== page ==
FIG. 4 illustrates a modification in the construction of any of the intermediate units 2 and 3. In this case, each unit is provided with just two end plates such as 46 containing the requisite windows and being provided with notches 30, 31. The chambers are established in this case by tubes 44 and 45. A unit constructed in that manner can be assembled with the remainder of the system just as described, as the notches 30, 31 provide for the requisite suspension. The tubes plus end plates function also as spacers, the end plates 41 being additionally provided with indexing bores and pins. Intermediate units of the type 2 and 3, as well as of the type of FIG. 4, can be used interchangeably.

It can readily be seen that the invention provides for a compact, self-supporting infrared gas analyzer being of modular design whereby different module constructions can be used in different assemblies. The units 2 and 3 can be of different lengths and supplemented or replaced by other modules whose main construction requirement is to permit suspension on the rods and indexing alignment with other adjacent units or modules to obtain the requisite optical alignment. The principle expounded is applicable to single beam construction or other assemblies for different measuring tasks.

Typical infrared measuring systems that can be realized by the invention (as far as construction is concerned) are disclosed as to analysis features in U.S. Pat. Nos. 3,970,387; 3,937,962; 3,925,667; 3,740,555; 3,725,702 and possibly others. In each instance, one has a radiation unit, a detection unit and intermediate units containing cells for gas. Each of these units may well be differently constructed, e.g. for single or dual sources of radiation, or constituting a more complex detection chamber assembly; or containing differently constructed cell units which permit pneumatic interconnection, etc. A plurality of modules constructed for physical alignment in an assembly as described can be assembled in building block fashion to accommodate a large variety of different tasks.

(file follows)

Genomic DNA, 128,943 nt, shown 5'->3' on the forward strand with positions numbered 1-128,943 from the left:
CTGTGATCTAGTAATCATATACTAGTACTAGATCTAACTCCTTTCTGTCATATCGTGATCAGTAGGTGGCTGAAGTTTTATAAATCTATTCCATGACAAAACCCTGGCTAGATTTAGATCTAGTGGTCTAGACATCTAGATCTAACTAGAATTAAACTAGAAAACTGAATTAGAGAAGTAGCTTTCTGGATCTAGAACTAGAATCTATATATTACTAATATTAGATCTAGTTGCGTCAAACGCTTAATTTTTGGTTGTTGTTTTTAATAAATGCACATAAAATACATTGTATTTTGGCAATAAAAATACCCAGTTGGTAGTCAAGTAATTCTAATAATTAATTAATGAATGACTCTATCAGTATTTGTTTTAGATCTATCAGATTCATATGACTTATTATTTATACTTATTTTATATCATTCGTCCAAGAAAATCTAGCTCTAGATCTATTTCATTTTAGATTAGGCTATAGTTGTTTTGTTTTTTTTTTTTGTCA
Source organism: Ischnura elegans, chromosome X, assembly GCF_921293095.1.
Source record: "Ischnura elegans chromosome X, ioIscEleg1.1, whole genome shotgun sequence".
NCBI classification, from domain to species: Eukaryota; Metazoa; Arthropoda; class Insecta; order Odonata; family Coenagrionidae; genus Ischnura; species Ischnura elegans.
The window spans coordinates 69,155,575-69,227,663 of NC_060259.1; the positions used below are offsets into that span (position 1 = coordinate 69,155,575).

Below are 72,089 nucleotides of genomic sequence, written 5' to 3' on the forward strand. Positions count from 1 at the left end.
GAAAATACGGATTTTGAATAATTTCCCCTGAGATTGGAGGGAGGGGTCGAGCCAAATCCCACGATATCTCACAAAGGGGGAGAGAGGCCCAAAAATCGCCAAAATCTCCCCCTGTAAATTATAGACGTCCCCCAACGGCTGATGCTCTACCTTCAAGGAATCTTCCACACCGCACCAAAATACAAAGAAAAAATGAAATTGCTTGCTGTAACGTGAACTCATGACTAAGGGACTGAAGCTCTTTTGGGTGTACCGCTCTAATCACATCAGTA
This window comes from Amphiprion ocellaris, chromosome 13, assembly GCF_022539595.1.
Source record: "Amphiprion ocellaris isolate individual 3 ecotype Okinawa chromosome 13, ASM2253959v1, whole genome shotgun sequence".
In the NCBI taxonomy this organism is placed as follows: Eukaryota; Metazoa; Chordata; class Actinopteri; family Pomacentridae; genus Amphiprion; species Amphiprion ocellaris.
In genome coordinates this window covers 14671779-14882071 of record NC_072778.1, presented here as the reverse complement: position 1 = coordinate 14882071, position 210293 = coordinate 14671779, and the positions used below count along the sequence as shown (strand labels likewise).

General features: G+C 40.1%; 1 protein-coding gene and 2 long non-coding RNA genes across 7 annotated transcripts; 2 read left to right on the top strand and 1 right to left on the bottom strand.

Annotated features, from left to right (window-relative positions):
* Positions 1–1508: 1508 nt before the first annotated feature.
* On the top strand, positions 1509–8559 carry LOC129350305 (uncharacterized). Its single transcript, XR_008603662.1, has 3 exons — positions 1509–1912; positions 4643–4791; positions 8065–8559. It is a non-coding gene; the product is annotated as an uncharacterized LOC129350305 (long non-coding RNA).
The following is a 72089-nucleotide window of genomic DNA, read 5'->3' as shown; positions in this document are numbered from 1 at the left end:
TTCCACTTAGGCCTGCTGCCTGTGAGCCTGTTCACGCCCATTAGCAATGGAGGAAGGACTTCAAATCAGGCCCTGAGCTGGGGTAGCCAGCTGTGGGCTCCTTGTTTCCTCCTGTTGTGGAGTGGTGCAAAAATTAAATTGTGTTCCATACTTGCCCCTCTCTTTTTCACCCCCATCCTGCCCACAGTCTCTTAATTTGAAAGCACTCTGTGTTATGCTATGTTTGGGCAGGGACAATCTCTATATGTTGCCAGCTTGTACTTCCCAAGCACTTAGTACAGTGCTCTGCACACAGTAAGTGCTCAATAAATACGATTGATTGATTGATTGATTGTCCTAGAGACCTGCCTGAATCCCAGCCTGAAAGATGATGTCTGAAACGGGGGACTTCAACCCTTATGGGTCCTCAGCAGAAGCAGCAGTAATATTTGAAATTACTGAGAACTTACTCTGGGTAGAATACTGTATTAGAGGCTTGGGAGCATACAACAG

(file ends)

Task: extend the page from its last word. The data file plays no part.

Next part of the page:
The invention is not limited to the embodiments described above but all changes and modifications thereof not constituting departures from the spirit and scope of the invention are intended to be included.

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Referenced by
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US4346296 *Aug 15, 1980Aug 24, 1982Andros Analyzers IncorporatedNon-dispersive infrared gas analyzer
US4370553 *Jul 2, 1980Jan 25, 1983Sensors, Inc.Contaminated sample gas analyzer and gas cell therefor
US4395632 *Mar 9, 1981Jul 26, 1983Leybold Heraeus GmbhCuvette for optical gas-analysis apparatus
US4575424 *Mar 1, 1984Mar 11, 1986Isco, Inc.Chromatographic flow cell and method of making it
US4643877 *Aug 8, 1984Feb 17, 1987Max Planck Gesellschaft Zur Foerderung Der WissenschaftenFluorometer
US5281816 *Apr 6, 1992Jan 25, 1994Spectronix Ltd.Method and apparatus for detecting hydrocarbon vapors in a monitored area
US5332902 *Aug 19, 1992Jul 26, 1994Bellis Freddy LModule detection unit including infrared detectors
US5511690 *May 20, 1993Apr 30, 1996Medical Laboratory Automation, Inc.Automated feeder system and apparatus
US5628428 *Jun 6, 1995May 13, 1997Calhoun; Jeffrey E.Automated feeder system and apparatus
US6117391 *Jun 18, 1998Sep 12, 2000Bayer CorporationCup handling subsystem for an automated clinical chemistry analyzer system
WO1982000716A1 *Aug 14, 1981Mar 4, 1982Analyzers Inc AndrosGas analyzer
WO1996011866A1 *Oct 18, 1994Apr 25, 1996Medical Laboratory AutomationAutomated feeder system and apparatus
U.S. Classification356/433, 356/246, 250/343
International ClassificationG01N21/61, G01N21/37
Cooperative ClassificationG01N21/37
European ClassificationG01N21/37